Health Information Management

Tips for teaching observation coding to physicians

JustCoding News: Outpatient, December 30, 2009

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by Elin Baklid-Kunz, MBA, CPC, CCS

With Medicare's increased emphasis on medical necessity and the Recovery Audit Contractor (RAC) program, it’s important to ensure that physicians assign every patient to the proper status.

Many physicians are not aware of the differences between admitting a patient versus ordering outpatient observation services, and continue to admit patients solely based on the criteria that the patients are in a bed overnight.

Audits of physician evaluation and management (E/M) code levels were not part of the RAC demonstration program. So when hospital inpatient claims were denied for medical necessity and deemed to meet criteria for observation services only, physician claims were unaffected. However, this will not be the case during the permanent RAC program, which will include reviews of E/M services.

CMS confirmed that RACs may review E/M levels in its answer to FAQ # 7738, adding the following:

CMS will work closely with the American Medical Association and the physician community prior to any reviews being completed regarding the level of the visit and will provide notice to the physician community before the RACs are allowed to begin reviews of E/M services and the level of the visit.

This does not mean that the RACs will automatically review physician claims found to be in error during inpatient (Part A) claim reviews, often referred to as “reach thru” denials. However, on June 26, 2009 CMS updated the Overview section of their RAC Web site with the following information:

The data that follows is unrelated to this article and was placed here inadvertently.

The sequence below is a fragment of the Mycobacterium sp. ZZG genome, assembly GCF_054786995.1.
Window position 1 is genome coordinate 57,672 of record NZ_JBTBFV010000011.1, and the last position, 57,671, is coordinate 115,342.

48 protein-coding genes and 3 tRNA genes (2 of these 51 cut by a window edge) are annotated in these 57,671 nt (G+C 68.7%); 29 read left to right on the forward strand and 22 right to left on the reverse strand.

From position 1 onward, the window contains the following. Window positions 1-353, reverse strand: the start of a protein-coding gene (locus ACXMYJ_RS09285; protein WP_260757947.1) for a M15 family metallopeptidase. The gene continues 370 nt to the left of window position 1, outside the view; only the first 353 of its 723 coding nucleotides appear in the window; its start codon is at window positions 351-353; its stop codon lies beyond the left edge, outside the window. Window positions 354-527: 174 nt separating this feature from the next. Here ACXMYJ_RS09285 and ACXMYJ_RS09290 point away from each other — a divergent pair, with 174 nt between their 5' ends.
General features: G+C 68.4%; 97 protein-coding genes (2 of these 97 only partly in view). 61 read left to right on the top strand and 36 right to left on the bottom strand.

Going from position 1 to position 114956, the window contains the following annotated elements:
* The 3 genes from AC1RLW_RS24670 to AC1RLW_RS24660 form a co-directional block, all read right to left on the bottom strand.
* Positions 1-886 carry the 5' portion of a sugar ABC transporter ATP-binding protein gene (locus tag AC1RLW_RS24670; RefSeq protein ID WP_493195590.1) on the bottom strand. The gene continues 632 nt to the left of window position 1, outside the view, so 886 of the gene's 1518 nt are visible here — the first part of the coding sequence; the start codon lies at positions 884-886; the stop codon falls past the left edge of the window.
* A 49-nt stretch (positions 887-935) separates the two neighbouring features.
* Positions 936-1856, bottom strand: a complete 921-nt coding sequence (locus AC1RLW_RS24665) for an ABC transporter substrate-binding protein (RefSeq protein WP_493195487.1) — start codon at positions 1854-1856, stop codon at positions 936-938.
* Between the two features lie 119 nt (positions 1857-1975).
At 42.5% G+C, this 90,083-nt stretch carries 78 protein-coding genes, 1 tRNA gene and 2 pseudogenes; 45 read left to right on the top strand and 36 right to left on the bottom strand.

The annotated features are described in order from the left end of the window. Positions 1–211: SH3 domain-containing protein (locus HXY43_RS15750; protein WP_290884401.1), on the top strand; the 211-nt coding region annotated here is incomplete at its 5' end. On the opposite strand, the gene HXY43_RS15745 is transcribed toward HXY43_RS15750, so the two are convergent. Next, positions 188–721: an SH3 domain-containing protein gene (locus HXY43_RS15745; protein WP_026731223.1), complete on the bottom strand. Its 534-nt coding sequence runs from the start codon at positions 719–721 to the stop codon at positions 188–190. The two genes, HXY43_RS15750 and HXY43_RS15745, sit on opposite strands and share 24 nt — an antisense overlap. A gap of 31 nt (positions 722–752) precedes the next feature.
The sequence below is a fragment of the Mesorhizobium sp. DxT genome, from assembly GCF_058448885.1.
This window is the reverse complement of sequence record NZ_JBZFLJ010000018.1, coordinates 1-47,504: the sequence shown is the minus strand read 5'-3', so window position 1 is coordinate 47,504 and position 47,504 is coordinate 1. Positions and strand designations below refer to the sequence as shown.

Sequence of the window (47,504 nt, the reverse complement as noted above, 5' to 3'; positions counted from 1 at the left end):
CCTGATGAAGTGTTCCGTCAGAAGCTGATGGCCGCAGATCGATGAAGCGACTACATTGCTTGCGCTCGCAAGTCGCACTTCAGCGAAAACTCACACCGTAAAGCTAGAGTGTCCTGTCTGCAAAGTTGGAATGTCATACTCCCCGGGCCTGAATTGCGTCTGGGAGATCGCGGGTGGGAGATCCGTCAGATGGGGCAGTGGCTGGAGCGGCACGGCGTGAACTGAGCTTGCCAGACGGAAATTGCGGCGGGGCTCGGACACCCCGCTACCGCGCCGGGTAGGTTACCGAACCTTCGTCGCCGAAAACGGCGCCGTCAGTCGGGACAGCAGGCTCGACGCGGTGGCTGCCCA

CMS is often asked about other claim types that may be affected by a full inpatient denial and if the RACs will deny other claim types associated with the inpatient stay, such as physician evaluation and management services. At this time the RAC will not automatically deny claims that are associated with a full inpatient denial. However, these claims may be reviewed individually and there may be a need to fully/partially adjust the claim based on the documentation submitted.

Areas of vulnerability

RACs seem to focus on claims that have the potential to yield the largest recoupment, so physician claims have not garnered as much interest due to their dollar amounts, which are typically smaller than hospital claims. However, when a RAC reviews a hospital service it will review the physician’s record as part of the hospital documentation review as well. This includes reviewing inpatient admission codes (i.e., 99221–99223) that coders should have been reported observation services (i.e., 99217–99220 and 99234–99236).

When auditors downcode the physician’s admission (initial hospital care) service to observation, it reduces the physician payment 15%–30% depending on the level of service provided. (Click here to access a table that outlines calendar year (CY) 2009 Medicare physician fee schedule payment amounts.)

Physicians’ responsibility

Hospitals as well as auditors are going to scrutinize short-stay admissions, so physicians can expect hospitals to work with them to make sure they understand the effect of unnecessary inpatient admissions.